Most people are familiar with the saying, “Give and you shall receive.” Many have seen this principle operating in their lives. It’s simply one manifestation of the Law of Cause and Effect.

Sometimes this law proves itself almost immediately; other times, it takes years. Sometimes the result comes directly from the cause, and other times indirectly. Some people seem to experience the results of this law more tangibly and in ways easier to understand than do others. But we all know intuitively that this law works.

Why does this law work? Why do we receive so abundantly when we give?

Give More in Value

In his 1910 book, The Science of Getting Rich, Wallace D. Wattles set down certain rules that will help you become prosperous if you follow them. When he talks about being rich, he’s talking specifically about financial riches, not the many other excellent interpretations, such as personal fulfillment, happiness, health and so forth. But he also makes the point (which I heartily subscribe to) that if you become wealthy the right way, then those other important aspects of your life will become just as healthy as your finances.

Here is one of Mr. Wattles’s rules to becoming rich:

Always give more in use value than what you take in cash value. You cannot give a person more in cash value than you take from them, but you can give them more in use value than the cash value of the thing you take from them.

What does this mean? On the surface, he’s saying that when you sell a product or service, although you’d go broke if your product or service cost you more than you took in financially, you can actually provide a product or service that adds more value to those customers’ lives than the cash value they paid for it, while making a profit at the same time.

He describes this in terms of his own book (which back in 1910 must have sold for a fraction of today’s $12 price tag):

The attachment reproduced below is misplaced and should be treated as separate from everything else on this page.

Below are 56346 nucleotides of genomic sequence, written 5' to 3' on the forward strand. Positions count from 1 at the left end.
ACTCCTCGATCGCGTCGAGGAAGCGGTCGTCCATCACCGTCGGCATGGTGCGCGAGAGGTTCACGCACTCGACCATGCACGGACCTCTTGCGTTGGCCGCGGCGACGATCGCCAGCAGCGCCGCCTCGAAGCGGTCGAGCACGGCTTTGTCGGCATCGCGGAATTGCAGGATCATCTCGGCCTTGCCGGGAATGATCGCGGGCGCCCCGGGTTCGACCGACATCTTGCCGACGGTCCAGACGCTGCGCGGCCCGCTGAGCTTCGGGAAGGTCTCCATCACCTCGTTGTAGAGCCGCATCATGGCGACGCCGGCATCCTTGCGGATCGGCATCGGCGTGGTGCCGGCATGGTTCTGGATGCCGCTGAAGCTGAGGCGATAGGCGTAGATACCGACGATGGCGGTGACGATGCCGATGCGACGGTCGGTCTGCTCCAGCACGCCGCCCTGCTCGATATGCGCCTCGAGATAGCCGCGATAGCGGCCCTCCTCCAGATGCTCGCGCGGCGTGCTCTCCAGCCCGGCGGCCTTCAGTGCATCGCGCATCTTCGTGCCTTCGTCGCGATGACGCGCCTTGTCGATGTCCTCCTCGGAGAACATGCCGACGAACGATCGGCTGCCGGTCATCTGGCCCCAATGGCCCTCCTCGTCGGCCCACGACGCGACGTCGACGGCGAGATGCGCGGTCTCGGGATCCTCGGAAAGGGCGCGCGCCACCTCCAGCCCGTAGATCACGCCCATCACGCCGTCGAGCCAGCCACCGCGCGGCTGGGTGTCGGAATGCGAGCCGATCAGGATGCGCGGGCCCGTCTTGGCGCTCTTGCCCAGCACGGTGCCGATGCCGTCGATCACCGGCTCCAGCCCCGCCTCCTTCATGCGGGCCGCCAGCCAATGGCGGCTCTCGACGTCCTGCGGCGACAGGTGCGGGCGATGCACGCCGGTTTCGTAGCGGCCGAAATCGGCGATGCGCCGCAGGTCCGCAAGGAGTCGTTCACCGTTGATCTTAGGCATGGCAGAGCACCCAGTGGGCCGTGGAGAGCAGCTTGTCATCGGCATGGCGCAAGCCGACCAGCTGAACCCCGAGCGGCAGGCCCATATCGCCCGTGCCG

The paper, ink and other material in this book may not be worth the money you paid for it. But, if the ideas in this book bring you thousands of dollars, you have not been wronged by those who sold it to you. They have given you a great use value for a small cash value.

Wattles was discussing this principle in terms of a direct sale. However, we’re talking about the value you give, not in selling your products or services, but simply in the relationship you’re beginning with a new networking partner. Given that, let’s take a deeper look at what Mr. Wattles wrote.

Give People Increase

Taking the passage above that says, “You cannot give a person more in cash value than you take from them, but you can give them more in use value than the cash value of the thing you take from them,” let’s rephrase and condense it:

Give someone more in use value than what you take from them.

This simply means, always do your best to add to the other person’s life and success, without concern—especially at the beginning—for what you are receiving from the relationship.

There’s an excellent reason why this attitude will help you accomplish much and reach great financial heights. Again, according to Mr. Wattles:

People are built with a desire for increase in their lives.

His statement makes perfect sense. After all, human technology has advanced considerably since the beginning of recorded history. This is so because human beings desire increase, whether in their health, wealth, convenience, artistic sense, spiritual lives, or in any other way imaginable.

This is why, when you have a product, service, or skill that can help people increase an aspect of their lives, you can make a lot of money.

A few quick examples: Percy L. Spencer, the inventor of the microwave oven, satisfied the desire for more convenience. Debbi Fields, founder of Mrs. Fields Cookies, tapped into people’s desire for more pleasure, as did a man by the name of Candido Jacuzzi. There are many, many more examples on a local level—from the person who helps people satisfy their desire for an increase in their financial security by helping them invest in the right financial growth products, to the computer troubleshooter who helps his customers satisfy their desire for increase in the work they can accomplish on their computers.

When people sense that just by being associated with you, their lives will experience significant increase, they will naturally want to advance the relationship. And they will do so by doing their best to give back to you.

To me, this passage from near the end of Mr. Wattles’s book is one of the most profound statements of all time; it is also key to understanding the way of the successful networker:

No matter what your profession, if you can give increase of life to others and make them sensible [i.e., “aware”] of this gift, they will be attracted to you, and you will get rich .

This article, the first of a series of four, is adapted from Endless Referrals: Network Your Everyday Contacts into Sales, 3rd Edition.

BOB BURG is a faculty member of Networking University,
and is the author of the newly revised and expanded

Endless Referrals: Network Your Everyday Contacts into Sales,
which has sold over 150,000 copies. He is also a frequent speaker at
network marketing conferences and conventions.